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The Extraordinary Tale of Maharashtra’s First Woman IPS Officer: Meeran Borwankar

From witnessing the hangings of Ajmal Kasab and Yakub Memon to being a key investigator of the famous Jalgaon sex scandal, Meeran has had an impressive career.

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Meeran Chadha Borwankar’s journey has been nothing short of impressive. She was Pune’s first woman police commissioner and the first woman IPS officer in Maharashtra cadre.

She was also the first woman to head the Mumbai crime branch. After 36 years of police service, she retired on Saturday.

She has had to face several challenging situations in her long career. She was the only woman IPS officer in India to have witnessed the hangings of Ajmal Kasab and Yakub Memon.

In an interview with The Indian Express, Meeran said that she thought the hangings would make her feel relieved, but it was quite the opposite.

A few months after the execution, Yakub’s wife tried to approach her for help with her daughter’s passport. Though she was taken aback, Meeran was determined to help her.

“I called up and met some agencies in Mumbai and Delhi and got her daughter’s passport work done. It had been held back because of a lapse at the time of the girl’s birth in Dubai. The birth had not been registered with the Indian embassy there. I felt satisfied after the work was done. Both mother and daughter thanked me and Yakub’s wife has met me too,” she said in the interview.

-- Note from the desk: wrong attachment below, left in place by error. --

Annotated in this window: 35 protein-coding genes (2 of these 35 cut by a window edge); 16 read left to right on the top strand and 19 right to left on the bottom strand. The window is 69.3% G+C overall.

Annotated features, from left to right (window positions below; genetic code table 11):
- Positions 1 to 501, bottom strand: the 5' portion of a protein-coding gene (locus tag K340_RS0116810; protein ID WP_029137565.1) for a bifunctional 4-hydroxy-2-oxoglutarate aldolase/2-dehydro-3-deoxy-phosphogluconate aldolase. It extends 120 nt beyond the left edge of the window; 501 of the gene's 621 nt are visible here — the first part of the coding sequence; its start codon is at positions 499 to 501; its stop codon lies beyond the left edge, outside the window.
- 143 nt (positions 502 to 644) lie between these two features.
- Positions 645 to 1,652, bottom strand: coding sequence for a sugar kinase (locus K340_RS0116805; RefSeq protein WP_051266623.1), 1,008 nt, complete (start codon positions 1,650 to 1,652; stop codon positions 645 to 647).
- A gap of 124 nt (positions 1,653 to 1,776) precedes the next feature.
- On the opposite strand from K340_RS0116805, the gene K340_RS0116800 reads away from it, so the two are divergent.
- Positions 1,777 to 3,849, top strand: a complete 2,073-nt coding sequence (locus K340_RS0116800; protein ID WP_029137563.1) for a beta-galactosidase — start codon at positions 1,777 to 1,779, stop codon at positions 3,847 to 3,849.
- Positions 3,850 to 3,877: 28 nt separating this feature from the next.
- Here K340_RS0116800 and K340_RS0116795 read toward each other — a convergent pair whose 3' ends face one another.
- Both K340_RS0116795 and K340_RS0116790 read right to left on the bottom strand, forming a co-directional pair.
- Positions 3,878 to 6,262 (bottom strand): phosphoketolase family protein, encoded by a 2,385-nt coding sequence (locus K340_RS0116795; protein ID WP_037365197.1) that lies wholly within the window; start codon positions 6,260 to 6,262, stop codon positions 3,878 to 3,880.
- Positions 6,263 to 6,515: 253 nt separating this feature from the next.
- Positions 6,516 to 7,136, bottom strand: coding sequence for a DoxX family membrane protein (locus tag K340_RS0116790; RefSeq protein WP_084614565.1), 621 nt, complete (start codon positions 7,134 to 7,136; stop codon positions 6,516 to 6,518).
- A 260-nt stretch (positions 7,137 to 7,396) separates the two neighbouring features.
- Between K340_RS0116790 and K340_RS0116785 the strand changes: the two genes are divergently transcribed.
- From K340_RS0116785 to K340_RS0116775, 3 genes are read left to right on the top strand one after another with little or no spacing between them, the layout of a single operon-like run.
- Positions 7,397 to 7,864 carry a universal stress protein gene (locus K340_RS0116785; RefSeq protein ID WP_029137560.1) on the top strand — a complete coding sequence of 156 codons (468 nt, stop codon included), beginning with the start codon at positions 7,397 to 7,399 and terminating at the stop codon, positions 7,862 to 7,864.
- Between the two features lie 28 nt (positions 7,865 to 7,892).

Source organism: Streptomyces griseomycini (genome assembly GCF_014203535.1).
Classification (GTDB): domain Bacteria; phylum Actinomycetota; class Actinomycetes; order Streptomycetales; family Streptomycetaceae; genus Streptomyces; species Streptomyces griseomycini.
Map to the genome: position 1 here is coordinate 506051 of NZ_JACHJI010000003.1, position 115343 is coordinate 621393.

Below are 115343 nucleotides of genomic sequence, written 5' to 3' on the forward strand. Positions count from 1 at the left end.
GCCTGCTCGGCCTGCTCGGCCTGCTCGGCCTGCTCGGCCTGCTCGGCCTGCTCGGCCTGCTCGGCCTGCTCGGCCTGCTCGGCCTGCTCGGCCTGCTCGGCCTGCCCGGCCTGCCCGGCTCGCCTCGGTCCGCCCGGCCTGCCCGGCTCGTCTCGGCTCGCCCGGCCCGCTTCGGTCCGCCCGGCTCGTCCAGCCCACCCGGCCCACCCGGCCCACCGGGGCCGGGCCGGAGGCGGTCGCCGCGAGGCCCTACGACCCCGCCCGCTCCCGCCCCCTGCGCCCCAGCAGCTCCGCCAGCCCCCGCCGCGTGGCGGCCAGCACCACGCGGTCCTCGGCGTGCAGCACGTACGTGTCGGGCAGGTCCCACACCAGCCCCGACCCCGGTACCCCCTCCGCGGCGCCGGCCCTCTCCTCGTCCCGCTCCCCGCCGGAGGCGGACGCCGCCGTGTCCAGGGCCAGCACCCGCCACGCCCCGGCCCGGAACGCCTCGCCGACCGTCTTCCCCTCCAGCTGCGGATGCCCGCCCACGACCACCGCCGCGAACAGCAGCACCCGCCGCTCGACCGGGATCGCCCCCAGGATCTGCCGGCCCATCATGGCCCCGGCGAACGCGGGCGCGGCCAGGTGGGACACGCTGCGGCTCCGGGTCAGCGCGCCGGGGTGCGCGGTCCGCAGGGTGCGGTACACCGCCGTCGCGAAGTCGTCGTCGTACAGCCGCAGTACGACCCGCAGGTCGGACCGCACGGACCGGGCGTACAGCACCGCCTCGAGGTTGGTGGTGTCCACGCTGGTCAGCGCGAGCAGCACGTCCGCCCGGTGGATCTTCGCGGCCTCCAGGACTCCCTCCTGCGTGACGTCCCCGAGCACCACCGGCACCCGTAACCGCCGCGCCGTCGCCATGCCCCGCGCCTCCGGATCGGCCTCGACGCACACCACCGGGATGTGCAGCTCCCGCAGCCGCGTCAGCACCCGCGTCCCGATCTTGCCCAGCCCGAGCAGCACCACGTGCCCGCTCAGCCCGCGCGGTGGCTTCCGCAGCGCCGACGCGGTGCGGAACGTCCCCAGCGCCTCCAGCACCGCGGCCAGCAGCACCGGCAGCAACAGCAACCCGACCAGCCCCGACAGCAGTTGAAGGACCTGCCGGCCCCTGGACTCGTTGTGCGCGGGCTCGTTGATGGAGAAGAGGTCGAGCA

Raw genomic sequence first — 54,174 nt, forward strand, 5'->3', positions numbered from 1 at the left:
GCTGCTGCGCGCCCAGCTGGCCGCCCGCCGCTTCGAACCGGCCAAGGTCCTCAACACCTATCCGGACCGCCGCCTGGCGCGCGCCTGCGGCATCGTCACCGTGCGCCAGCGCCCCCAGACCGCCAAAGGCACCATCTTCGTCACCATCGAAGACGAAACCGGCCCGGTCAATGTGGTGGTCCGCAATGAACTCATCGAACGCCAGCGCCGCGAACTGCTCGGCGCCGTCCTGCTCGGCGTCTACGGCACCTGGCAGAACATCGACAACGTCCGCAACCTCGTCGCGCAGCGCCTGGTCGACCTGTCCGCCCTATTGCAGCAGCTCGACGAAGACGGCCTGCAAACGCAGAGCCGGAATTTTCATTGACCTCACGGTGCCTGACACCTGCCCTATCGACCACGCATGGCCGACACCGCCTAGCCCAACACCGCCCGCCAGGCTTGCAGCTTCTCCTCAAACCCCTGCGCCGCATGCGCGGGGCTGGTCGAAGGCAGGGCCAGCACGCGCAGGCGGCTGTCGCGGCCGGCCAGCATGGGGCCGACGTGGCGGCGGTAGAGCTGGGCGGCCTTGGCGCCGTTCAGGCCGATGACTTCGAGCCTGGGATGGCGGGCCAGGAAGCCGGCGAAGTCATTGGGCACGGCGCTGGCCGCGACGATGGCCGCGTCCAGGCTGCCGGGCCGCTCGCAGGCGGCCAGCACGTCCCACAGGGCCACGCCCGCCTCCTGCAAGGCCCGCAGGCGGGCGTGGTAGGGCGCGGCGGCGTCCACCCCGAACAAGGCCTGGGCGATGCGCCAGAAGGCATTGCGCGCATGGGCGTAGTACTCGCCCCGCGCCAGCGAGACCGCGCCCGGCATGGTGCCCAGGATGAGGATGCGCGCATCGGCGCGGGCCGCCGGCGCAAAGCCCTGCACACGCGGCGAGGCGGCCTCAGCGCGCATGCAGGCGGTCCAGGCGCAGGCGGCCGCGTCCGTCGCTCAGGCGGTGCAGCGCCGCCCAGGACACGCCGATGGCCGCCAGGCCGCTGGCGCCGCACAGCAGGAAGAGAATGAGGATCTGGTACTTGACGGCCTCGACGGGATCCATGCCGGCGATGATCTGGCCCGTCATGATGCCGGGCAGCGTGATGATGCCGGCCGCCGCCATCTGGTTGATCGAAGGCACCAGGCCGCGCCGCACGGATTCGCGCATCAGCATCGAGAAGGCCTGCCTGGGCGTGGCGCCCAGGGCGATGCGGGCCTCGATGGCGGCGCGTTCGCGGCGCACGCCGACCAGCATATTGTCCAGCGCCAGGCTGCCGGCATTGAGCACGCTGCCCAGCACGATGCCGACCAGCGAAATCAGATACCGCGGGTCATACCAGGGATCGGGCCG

Meeran was also a key investigator of the famous Jalgaon sex scandal. “The Jalgaon sex scandal also convinced me of the need to sensitise police officers/staff about the issues of girls/women and to have many more women officers and staff, if we wish to cater to the needs of women in distress,” she told Pune Mirror. She was the only senior woman police officer present during the investigation.

In the 36 years of her career, Meeran has faced discrimination based on her gender, though she says it isn’t as frequent when you reach higher posts.

Meeran Chadha Borwankar. Source: Facebook

She aims to inspire girls to come into the workforce and to mentor and counsel them. She says that she too hails from a small town, and understands how girls from rural and B-towns have it much worse.

It is them that she wants to guide so that they can boost their confidence and self-esteem.

Based on incidents in her career, Meeran also released a book recently at the Pune International Literary Festival. From interrogating gangsters, going undercover to management principles in police work – she has included all sorts of incidents from her professional life.

After retiring, Meeran wants to get involved in Corporate Social Responsibility (CSR) activities or academics; she tells Pune Mirror.

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